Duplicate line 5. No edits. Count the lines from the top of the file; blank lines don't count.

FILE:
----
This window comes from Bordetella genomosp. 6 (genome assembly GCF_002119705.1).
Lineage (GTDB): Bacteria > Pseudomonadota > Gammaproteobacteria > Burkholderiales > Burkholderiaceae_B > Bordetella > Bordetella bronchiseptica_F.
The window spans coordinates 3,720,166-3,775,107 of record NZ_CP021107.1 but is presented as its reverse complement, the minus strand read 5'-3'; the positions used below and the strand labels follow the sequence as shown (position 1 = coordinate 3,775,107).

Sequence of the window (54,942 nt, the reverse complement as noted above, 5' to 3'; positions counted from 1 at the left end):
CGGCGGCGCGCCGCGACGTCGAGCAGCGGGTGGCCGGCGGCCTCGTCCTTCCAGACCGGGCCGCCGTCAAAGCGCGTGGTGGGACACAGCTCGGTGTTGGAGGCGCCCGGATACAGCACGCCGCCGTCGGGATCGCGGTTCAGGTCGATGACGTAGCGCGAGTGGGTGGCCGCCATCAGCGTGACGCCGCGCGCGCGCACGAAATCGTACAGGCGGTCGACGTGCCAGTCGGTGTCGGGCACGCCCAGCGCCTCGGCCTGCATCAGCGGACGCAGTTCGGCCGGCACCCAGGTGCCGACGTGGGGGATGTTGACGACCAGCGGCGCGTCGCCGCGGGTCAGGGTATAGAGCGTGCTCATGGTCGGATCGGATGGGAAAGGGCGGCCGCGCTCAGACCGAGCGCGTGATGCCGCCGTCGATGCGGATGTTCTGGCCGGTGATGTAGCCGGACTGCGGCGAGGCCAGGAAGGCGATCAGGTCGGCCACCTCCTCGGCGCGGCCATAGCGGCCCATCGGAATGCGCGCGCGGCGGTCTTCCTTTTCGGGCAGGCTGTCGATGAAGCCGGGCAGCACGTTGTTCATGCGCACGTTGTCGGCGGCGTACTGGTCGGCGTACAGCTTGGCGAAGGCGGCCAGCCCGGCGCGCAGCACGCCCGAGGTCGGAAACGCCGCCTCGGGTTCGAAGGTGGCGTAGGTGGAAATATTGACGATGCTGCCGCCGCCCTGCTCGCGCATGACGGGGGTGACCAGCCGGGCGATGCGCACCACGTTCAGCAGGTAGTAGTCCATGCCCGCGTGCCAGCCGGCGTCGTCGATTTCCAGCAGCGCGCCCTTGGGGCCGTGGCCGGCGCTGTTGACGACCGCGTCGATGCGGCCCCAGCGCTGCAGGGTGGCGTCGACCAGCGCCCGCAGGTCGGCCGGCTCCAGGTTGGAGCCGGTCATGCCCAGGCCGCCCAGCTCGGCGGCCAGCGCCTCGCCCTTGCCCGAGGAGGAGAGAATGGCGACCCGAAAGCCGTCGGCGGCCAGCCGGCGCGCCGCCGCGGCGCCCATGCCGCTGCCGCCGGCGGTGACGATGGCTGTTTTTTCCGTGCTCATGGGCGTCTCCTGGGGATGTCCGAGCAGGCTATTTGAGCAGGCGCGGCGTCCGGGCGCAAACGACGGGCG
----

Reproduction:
CGGCGGCGCGCCGCGACGTCGAGCAGCGGGTGGCCGGCGGCCTCGTCCTTCCAGACCGGGCCGCCGTCAAAGCGCGTGGTGGGACACAGCTCGGTGTTGGAGGCGCCCGGATACAGCACGCCGCCGTCGGGATCGCGGTTCAGGTCGATGACGTAGCGCGAGTGGGTGGCCGCCATCAGCGTGACGCCGCGCGCGCGCACGAAATCGTACAGGCGGTCGACGTGCCAGTCGGTGTCGGGCACGCCCAGCGCCTCGGCCTGCATCAGCGGACGCAGTTCGGCCGGCACCCAGGTGCCGACGTGGGGGATGTTGACGACCAGCGGCGCGTCGCCGCGGGTCAGGGTATAGAGCGTGCTCATGGTCGGATCGGATGGGAAAGGGCGGCCGCGCTCAGACCGAGCGCGTGATGCCGCCGTCGATGCGGATGTTCTGGCCGGTGATGTAGCCGGACTGCGGCGAGGCCAGGAAGGCGATCAGGTCGGCCACCTCCTCGGCGCGGCCATAGCGGCCCATCGGAATGCGCGCGCGGCGGTCTTCCTTTTCGGGCAGGCTGTCGATGAAGCCGGGCAGCACGTTGTTCATGCGCACGTTGTCGGCGGCGTACTGGTCGGCGTACAGCTTGGCGAAGGCGGCCAGCCCGGCGCGCAGCACGCCCGAGGTCGGAAACGCCGCCTCGGGTTCGAAGGTGGCGTAGGTGGAAATATTGACGATGCTGCCGCCGCCCTGCTCGCGCATGACGGGGGTGACCAGCCGGGCGATGCGCACCACGTTCAGCAGGTAGTAGTCCATGCCCGCGTGCCAGCCGGCGTCGTCGATTTCCAGCAGCGCGCCCTTGGGGCCGTGGCCGGCGCTGTTGACGACCGCGTCGATGCGGCCCCAGCGCTGCAGGGTGGCGTCGACCAGCGCCCGCAGGTCGGCCGGCTCCAGGTTGGAGCCGGTCATGCCCAGGCCGCCCAGCTCGGCGGCCAGCGCCTCGCCCTTGCCCGAGGAGGAGAGAATGGCGACCCGAAAGCCGTCGGCGGCCAGCCGGCGCGCCGCCGCGGCGCCCATGCCGCTGCCGCCGGCGGTGACGATGGCTGTTTTTTCCGTGCTCATGGGCGTCTCCTGGGGATGTCCGAGCAGGCTATTTGAGCAGGCGCGGCGTCCGGGCGCAAACGACGGGCG